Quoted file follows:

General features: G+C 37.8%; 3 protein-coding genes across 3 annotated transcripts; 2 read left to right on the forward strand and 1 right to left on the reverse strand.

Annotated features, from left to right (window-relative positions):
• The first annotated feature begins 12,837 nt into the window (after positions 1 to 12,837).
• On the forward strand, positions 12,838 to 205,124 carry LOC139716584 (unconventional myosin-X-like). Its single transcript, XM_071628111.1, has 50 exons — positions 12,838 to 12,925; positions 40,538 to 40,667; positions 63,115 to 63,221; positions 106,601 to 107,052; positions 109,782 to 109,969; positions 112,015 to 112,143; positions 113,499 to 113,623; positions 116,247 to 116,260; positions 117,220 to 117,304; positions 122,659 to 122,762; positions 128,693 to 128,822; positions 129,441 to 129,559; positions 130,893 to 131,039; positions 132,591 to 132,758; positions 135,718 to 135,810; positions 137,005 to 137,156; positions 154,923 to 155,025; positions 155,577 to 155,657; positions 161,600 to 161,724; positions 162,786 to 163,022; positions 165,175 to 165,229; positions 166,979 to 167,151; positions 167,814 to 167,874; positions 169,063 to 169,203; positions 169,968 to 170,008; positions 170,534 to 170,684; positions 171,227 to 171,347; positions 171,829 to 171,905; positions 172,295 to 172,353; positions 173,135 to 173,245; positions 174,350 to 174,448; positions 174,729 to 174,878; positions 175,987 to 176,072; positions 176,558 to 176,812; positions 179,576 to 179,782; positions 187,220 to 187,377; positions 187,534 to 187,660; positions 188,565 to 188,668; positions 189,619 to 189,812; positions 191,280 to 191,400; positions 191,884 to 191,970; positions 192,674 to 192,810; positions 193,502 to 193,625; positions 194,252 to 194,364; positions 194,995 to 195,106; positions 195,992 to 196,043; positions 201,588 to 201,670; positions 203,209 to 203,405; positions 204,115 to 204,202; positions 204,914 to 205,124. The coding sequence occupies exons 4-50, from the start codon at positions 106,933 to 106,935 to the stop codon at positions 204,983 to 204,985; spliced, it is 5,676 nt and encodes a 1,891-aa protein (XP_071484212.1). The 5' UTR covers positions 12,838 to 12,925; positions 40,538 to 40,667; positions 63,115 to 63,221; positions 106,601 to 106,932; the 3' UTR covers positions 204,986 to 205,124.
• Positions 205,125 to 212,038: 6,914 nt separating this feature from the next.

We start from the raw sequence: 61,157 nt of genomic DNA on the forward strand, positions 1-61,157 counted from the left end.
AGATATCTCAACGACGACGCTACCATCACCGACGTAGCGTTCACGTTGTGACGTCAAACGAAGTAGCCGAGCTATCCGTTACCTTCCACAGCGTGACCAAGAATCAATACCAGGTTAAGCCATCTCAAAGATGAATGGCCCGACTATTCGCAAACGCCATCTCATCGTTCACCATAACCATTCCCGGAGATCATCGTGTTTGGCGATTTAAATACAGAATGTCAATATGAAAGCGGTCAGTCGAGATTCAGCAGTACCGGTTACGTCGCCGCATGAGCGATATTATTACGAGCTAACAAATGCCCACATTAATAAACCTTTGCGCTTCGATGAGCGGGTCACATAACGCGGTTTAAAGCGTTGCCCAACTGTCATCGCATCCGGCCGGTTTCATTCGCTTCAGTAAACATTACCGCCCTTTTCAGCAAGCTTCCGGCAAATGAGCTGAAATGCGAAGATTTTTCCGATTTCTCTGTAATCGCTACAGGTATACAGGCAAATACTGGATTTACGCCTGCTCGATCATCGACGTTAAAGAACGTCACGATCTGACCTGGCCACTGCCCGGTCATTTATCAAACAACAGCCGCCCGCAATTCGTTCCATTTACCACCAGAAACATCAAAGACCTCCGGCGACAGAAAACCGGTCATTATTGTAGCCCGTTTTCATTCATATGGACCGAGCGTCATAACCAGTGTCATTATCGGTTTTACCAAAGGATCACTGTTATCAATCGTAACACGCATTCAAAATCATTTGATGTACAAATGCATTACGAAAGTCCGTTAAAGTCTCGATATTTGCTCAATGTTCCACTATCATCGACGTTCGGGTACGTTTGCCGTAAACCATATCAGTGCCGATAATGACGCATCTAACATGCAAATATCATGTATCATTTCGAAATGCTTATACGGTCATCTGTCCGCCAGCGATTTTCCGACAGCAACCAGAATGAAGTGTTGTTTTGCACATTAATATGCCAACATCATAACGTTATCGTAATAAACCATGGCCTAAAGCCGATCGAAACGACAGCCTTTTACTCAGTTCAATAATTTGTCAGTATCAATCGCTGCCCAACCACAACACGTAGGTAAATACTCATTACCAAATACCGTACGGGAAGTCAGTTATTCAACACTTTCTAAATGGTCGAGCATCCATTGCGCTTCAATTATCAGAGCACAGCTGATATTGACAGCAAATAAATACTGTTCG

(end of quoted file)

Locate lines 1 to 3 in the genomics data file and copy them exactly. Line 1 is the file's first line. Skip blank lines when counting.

General features: G+C 37.8%; 3 protein-coding genes across 3 annotated transcripts; 2 read left to right on the forward strand and 1 right to left on the reverse strand.

Annotated features, from left to right (window-relative positions):
• The first annotated feature begins 12,837 nt into the window (after positions 1 to 12,837).